Figure 5. our laptop prototype. top: three PCBs are tiled together
and mounted on an acrylic plate, to give a total of 105 sensing
pixels. holes are also cut in the white reflector shown on the
far left. Bottom left: an aperture is cut in the laptop lid to allow
the PCBs to be mounted behind the LCD. this provides sensing
across the center of the laptop screen. Bottom right: side views
of the prototype—note the display has been reversed on its
hinges in the style of a tablet PC.
Figure 6. the thinSight tabletop hardware as viewed from
the side and behind. thirty PCBs (in a 5 × 6 grid) are tiled with
columns interconnected with ribbon cable and attached to
a hub board for aggregating data and inter-tile communication.
this provides a total of 1050 discrete sensing pixels across
the entire surface.
to use what is referred to as a “cold mirror.” Unfortunately
these are made using a glass substrate which means they are
expensive, rigid and fragile and we were unable to source a
cold mirror large enough to cover the entire tabletop display. We experimented with many alternative materials
including tracing paper, acetate sheets coated in emulsion
paint, spray-on frosting, thin sheets of white polythene
and mylar. Most of these are unsuitable either because of
a lack of IR transparency or because the optosensors can
be seen through them to some extent. The solution we settled on was the use of Radiant Light Film by 3M (part number CM500), which largely lets IR light pass through while
reflecting visible light without the disadvantages of a true
cold mirror. This was combined with the use of a grade “0”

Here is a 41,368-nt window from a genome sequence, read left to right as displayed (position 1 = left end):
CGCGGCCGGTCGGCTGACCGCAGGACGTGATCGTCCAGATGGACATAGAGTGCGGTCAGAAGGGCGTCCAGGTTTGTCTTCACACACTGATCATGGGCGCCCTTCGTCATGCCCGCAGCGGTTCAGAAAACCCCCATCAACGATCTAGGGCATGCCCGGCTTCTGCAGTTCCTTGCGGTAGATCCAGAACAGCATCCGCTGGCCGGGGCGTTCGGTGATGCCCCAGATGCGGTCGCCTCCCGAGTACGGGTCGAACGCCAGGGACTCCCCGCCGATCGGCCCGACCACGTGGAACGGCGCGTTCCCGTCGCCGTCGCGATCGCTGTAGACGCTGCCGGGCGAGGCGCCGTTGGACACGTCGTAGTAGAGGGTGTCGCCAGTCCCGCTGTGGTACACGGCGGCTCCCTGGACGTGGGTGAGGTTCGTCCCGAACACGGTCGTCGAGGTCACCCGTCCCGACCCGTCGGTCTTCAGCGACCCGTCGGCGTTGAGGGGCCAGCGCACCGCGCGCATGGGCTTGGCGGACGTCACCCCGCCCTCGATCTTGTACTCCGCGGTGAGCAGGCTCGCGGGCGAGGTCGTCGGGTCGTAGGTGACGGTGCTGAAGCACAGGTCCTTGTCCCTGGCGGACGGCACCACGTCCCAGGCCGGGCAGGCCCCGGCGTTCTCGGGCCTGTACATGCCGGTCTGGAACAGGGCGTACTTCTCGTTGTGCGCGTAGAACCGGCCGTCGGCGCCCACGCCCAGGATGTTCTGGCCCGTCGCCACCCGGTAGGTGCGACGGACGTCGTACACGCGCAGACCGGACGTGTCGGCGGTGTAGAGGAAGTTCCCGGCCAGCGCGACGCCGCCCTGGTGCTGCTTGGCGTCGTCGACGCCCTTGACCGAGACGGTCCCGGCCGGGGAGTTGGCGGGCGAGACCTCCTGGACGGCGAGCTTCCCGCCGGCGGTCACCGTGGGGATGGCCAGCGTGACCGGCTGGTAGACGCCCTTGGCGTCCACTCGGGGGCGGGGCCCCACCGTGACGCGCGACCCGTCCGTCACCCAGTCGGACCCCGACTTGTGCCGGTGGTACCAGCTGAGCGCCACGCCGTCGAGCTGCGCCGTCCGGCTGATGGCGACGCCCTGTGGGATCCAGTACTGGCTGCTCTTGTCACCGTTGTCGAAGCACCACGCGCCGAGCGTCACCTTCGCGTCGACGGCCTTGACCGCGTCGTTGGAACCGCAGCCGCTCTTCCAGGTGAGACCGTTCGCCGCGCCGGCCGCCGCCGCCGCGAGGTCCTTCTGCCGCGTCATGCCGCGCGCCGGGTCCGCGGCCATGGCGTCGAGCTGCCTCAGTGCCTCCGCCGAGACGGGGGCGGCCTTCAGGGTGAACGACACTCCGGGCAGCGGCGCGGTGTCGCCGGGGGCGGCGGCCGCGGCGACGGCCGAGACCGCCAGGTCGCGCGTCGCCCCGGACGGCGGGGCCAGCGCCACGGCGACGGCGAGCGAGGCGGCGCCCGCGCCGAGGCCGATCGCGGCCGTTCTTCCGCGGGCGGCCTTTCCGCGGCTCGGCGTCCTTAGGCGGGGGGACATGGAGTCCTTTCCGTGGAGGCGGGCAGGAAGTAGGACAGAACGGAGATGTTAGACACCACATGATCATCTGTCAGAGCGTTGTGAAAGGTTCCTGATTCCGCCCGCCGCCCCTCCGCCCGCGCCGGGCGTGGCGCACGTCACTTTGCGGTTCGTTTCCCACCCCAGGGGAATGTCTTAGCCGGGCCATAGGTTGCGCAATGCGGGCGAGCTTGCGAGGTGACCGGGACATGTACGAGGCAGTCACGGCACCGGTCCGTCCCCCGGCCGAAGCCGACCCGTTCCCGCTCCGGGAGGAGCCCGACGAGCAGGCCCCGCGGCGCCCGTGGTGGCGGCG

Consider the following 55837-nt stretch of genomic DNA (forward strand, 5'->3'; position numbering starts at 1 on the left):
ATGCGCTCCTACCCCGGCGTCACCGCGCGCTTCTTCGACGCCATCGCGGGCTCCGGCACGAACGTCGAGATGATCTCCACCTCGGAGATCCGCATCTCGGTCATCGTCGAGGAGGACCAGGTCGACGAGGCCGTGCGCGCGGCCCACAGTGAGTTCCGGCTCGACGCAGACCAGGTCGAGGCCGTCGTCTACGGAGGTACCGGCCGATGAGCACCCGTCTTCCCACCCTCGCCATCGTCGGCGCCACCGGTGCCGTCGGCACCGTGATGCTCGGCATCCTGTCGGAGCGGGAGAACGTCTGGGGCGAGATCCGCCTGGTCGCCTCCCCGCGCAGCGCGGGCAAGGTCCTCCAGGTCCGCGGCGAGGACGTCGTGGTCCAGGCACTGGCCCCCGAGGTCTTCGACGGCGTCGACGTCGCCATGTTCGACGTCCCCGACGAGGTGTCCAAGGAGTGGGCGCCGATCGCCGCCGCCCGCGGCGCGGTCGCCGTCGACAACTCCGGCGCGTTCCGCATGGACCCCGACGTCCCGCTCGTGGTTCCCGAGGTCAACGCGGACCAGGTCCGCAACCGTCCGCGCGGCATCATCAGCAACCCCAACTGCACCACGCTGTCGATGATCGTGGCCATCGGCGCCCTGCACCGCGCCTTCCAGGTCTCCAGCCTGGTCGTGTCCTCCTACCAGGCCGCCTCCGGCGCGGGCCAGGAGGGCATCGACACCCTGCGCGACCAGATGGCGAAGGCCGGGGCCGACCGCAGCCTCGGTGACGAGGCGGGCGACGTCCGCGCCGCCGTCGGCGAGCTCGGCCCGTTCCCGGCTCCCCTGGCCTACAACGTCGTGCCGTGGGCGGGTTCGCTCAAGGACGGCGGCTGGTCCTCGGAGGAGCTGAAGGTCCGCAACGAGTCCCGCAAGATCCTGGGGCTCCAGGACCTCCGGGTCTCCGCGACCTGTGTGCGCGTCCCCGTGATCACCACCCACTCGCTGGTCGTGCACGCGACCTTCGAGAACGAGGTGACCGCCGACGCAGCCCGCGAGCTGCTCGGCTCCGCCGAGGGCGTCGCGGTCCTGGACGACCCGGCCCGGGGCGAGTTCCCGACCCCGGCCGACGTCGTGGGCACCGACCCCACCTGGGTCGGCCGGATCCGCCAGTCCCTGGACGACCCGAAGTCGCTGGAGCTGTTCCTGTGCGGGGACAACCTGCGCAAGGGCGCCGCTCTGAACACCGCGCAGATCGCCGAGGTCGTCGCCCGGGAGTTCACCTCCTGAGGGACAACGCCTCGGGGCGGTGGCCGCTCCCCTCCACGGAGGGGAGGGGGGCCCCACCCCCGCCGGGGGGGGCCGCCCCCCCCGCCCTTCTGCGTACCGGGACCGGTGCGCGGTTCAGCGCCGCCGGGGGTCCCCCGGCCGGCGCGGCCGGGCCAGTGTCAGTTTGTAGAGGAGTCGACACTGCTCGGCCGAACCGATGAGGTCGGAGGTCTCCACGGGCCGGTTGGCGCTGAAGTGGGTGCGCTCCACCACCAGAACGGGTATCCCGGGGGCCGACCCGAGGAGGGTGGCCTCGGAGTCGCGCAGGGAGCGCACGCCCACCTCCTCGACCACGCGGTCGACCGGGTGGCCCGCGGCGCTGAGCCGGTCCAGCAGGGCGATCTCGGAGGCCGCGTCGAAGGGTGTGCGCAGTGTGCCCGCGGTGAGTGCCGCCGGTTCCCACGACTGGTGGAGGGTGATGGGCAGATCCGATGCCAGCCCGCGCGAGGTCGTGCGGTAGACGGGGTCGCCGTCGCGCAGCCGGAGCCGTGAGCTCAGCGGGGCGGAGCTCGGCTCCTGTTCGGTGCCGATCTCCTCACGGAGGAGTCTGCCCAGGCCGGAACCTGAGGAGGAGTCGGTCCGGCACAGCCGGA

neutral density filter, a visually opaque but IR transparent
diffuser, to even out the distribution rear illumination and
at the same time prevent the “floating” effect. Applying the
Radiant Light Film carefully is critical since minor imperfections (e.g. wrinkles or bubbles) are highly visible to the
user—thus we laminated it onto a thin PET carrier. One
final modification to the LCD construction was to deploy
these films behind the light guide to further improve the
optical properties. The resulting LCD layer stack-up is
depicted in Figure 4 right.
Most LCD panels are not constructed to resist physical
pressure, and any distortion which results from touch interactions typically causes internal IR reflection resulting in
“flare.” Placing the Radiant Light Film and neutral density
filter behind the light guide improves this situation, and
we also reinforced the ThinSight unit using several lengths
of extruded aluminum section running directly behind
4. thinSiGht in oPERation
4. 1. Processing the raw sensor data
Each value read from an individual IR detector is defined
as an integer representing the intensity of incident light.
These sensor values are streamed to the PC via USB where
the raw data undergoes several simple processing and filtering steps in order to generate an IR image that can be
used to detect objects near the surface. Once this image is
generated, established image processing techniques can be
applied in order to determine coordinates of fingers, recognize hand gestures, and identify object shapes.
Variations between optosensors due to manufacturing
and assembly tolerances result in a range of different values
across the display even without the presence of objects on
the display surface. To make the sensor image uniform and
the presence of additional incident light (reflected from
nearby objects) more apparent, we subtract a “background”
frame captured when no objects are present, and normalize
relative to the image generated when the display is covered
with a sheet of white reflective paper.
We use standard bicubic interpolation to scale up the
sensor image by a predefined factor ( 10 in our current implementation). For the larger tabletop implementation this
results in a 350 × 300 pixel image. Optionally, a Gaussian
filter can be applied for further smoothing, resulting in a
grayscale “depth” image as shown in Figure 7.
4. 2. Seeing through the thinSight display
The images we obtain from the prototype are quite rich, particularly given the density of the sensor array. Fingers and
hands within proximity of the screen are clearly identifiable.
Examples of images captured through the display are shown
in Figures 1, 7 and 8.